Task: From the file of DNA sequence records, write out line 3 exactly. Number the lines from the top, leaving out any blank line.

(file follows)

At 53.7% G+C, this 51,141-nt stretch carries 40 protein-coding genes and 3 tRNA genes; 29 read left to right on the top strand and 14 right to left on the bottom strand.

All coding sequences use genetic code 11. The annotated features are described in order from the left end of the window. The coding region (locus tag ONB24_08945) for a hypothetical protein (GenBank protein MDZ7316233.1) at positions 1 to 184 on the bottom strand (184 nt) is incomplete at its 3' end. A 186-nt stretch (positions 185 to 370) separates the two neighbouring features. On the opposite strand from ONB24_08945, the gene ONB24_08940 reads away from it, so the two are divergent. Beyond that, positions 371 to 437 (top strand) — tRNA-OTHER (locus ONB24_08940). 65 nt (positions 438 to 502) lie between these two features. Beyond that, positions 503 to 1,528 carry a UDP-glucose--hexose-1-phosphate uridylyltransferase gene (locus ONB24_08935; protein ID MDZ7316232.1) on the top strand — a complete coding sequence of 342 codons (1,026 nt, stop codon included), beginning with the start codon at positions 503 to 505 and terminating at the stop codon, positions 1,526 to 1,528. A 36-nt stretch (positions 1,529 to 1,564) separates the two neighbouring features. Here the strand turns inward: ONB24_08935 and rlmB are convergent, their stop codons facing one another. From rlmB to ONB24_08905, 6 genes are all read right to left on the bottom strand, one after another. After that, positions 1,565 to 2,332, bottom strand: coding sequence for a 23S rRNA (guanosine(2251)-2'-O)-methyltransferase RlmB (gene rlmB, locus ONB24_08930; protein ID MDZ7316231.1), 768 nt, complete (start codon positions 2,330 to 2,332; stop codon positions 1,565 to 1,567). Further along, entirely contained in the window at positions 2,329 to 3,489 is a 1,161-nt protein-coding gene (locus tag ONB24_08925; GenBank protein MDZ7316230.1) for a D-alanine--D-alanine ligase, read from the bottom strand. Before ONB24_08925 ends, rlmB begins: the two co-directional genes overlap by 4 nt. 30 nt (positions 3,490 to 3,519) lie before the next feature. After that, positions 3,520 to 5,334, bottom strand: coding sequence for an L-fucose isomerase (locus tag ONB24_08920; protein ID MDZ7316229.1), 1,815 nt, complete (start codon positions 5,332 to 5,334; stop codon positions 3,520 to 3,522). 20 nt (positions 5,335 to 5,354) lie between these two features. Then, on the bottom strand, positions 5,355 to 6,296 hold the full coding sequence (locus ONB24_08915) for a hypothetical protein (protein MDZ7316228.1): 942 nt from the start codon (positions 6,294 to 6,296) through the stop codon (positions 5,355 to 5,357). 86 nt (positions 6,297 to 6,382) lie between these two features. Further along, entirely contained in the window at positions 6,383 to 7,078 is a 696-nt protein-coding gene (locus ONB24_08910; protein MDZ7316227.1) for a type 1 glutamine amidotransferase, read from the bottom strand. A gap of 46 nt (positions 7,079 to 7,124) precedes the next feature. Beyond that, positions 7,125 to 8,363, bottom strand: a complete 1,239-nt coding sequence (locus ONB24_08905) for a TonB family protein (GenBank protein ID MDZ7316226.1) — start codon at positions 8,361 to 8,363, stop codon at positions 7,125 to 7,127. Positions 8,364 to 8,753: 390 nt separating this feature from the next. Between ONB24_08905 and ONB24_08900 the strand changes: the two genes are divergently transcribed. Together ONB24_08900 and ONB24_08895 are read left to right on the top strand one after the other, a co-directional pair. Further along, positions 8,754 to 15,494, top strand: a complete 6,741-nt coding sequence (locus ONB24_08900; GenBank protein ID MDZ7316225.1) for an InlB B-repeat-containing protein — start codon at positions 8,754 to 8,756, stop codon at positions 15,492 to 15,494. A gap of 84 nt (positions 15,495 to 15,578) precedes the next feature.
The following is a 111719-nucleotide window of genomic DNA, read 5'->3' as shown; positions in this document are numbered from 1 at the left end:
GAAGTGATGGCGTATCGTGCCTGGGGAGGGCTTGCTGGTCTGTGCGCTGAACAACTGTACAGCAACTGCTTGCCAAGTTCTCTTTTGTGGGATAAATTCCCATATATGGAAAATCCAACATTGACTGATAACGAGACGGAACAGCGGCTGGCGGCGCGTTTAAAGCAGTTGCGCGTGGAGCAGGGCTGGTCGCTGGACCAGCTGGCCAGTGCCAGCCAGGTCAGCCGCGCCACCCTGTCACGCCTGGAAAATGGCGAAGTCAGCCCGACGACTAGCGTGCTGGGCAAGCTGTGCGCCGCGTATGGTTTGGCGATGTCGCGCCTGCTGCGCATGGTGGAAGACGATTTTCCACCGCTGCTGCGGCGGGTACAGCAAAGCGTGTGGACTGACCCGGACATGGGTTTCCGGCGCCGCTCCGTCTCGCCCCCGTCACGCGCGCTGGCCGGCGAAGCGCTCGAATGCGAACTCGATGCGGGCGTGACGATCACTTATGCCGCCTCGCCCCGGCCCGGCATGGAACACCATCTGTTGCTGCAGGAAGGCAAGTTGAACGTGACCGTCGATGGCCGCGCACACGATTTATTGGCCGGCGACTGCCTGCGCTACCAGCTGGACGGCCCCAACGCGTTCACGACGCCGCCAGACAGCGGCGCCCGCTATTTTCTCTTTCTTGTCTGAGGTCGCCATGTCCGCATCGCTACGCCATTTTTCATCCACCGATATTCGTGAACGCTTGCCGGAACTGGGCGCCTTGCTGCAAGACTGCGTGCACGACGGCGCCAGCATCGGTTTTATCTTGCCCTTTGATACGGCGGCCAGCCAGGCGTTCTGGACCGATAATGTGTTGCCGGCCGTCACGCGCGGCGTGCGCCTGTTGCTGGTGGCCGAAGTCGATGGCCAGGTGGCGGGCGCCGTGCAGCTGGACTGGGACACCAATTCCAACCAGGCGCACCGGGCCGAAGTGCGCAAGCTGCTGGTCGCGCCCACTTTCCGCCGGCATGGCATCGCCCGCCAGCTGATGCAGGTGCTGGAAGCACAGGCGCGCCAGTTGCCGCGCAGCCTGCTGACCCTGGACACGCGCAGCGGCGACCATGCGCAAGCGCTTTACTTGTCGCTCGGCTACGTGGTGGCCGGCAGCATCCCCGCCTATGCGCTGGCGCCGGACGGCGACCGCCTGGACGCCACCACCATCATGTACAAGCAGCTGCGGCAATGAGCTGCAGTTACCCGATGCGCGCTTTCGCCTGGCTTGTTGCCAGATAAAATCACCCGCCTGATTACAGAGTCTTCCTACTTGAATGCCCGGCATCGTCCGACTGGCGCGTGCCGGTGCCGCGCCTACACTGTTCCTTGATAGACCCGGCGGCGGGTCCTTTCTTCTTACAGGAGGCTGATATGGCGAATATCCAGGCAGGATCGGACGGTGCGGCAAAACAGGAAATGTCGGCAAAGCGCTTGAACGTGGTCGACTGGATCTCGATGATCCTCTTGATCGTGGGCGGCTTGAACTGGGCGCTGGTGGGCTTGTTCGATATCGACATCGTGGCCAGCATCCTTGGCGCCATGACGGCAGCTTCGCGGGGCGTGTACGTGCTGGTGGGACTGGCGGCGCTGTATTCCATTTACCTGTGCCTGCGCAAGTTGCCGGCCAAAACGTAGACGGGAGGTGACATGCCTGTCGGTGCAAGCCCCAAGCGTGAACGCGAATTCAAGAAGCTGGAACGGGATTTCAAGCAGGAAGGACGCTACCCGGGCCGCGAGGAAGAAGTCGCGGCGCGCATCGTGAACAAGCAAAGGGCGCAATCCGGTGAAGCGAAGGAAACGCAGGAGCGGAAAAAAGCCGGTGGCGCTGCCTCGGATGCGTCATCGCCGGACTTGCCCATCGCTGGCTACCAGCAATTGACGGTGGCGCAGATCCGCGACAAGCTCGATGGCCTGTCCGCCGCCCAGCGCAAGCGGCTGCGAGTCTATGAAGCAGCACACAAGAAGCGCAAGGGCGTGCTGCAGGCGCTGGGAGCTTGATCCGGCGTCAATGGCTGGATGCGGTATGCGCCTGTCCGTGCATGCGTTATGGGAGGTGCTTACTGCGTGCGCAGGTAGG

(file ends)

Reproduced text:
The following is a 111719-nucleotide window of genomic DNA, read 5'->3' as shown; positions in this document are numbered from 1 at the left end: